New York Institute of Technology College of Osteopathic Medicine

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New York Institute of Technology College of Osteopathic Medicine
Photograph of the school's campus
Motto Hands, Minds, and Hearts[1]
Established 1977
Type Private, non-profit
Dean Wolfgang Gilliar, D.O.[2]
Academic staff 350
Students 1,186[3]
Location Old Westbury, New York, US
40°46′52″N 73°36′01″W / 40.7812°N 73.6003°W / 40.7812; -73.6003Coordinates: 40°46′52″N 73°36′01″W / 40.7812°N 73.6003°W / 40.7812; -73.6003
Campus Suburban
Newspaper www.nycomsga.org/pulse
Colors           Blue and Gold
Website www.nyit.edu/medicine
NYCOM Logo.png

New York Institute of Technology (NYIT) College of Osteopathic Medicine, the osteopathic medical college of the New York Institute of Technology, is located in Old Westbury, Long Island in the U.S. state of New York. Established in 1977 (as the New York College of Osteopathic Medicine), NYIT College of Osteopathic Medicine is one of two accredited medical institutions in Nassau County (The other being Hofstra North Shore-LIJ School of Medicine). On January 1, 2013 the New York College of Osteopathic Medicine, commonly known as NYCOM, changed its 35-year-old name to NYIT College of Osteopathic Medicine. The college is accredited by the American Osteopathic Association's Commission on Osteopathic College Accreditation (COCA).[3] In the 2011-2012 academic year, NYIT College of Osteopathic Medicine had the second largest total enrollment among osteopathic medical schools.[4]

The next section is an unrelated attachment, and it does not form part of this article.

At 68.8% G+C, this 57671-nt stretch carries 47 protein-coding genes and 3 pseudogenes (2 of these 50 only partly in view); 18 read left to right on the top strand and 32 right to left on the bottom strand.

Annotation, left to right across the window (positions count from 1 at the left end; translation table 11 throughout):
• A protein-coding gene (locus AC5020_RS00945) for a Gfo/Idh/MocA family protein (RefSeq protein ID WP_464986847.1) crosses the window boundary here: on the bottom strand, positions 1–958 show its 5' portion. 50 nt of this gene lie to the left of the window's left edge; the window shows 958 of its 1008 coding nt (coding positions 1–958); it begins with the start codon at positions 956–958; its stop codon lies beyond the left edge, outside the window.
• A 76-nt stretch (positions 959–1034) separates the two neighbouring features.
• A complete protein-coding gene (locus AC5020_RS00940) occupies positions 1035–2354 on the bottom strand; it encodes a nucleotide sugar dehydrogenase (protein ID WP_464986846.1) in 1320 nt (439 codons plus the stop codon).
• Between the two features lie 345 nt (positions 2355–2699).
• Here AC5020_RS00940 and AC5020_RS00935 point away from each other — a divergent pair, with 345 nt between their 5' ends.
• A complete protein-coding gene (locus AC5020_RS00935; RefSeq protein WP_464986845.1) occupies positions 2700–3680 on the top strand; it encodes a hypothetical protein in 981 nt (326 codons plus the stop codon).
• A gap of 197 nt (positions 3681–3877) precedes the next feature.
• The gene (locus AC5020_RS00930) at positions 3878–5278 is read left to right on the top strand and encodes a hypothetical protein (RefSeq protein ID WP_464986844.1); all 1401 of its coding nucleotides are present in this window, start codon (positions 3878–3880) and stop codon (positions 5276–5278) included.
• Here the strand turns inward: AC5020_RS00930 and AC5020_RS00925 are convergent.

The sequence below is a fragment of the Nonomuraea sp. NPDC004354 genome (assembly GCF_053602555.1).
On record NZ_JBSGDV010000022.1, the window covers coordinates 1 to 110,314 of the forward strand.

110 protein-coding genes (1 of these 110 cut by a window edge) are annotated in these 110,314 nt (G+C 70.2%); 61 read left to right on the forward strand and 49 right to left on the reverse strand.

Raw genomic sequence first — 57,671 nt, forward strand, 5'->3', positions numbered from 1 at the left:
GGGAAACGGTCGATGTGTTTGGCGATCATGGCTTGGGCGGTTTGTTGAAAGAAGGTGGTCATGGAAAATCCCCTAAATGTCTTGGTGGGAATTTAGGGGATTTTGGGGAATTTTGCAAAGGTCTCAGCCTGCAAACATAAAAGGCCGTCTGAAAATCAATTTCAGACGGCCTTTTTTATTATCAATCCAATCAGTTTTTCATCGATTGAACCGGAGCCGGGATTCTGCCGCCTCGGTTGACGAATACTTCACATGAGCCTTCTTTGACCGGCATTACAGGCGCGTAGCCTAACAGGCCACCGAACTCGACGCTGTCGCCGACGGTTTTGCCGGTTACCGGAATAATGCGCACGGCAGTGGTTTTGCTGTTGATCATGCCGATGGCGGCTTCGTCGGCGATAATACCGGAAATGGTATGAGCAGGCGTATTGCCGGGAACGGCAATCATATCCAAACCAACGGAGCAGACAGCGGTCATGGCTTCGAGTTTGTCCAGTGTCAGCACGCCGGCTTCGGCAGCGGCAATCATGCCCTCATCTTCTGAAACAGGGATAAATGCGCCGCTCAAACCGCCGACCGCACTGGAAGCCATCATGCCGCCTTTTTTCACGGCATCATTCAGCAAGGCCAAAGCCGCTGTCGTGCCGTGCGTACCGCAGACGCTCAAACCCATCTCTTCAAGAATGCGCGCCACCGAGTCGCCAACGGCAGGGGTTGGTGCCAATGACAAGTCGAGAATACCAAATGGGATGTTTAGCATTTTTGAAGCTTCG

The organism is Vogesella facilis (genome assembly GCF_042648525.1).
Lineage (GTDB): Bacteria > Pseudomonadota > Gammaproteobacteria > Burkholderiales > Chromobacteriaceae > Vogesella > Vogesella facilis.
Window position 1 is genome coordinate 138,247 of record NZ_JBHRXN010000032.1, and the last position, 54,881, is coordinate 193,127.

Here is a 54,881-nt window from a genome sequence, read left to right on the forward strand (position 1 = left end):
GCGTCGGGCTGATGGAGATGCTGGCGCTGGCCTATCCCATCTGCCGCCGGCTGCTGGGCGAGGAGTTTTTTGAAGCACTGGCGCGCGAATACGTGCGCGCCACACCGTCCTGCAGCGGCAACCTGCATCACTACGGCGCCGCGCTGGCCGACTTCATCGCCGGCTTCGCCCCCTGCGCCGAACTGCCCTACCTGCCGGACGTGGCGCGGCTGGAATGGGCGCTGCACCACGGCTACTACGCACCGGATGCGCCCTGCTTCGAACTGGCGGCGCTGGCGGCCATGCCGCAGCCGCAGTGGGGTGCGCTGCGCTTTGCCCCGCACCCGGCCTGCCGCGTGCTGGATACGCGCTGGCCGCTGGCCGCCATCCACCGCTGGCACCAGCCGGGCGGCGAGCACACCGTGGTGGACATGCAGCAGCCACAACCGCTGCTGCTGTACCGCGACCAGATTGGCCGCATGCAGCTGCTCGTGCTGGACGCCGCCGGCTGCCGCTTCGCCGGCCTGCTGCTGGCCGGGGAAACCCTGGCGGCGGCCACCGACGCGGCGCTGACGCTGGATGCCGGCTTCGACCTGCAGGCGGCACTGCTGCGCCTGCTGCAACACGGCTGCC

History and founding of the college[edit]

Nelson A. Rockefeller: 41st Vice-President of the United States, 49th Governor of New York State, and Co-Founder of the New York College of Osteopathic Medicine, now known as the NYIT College of Osteopathic Medicine.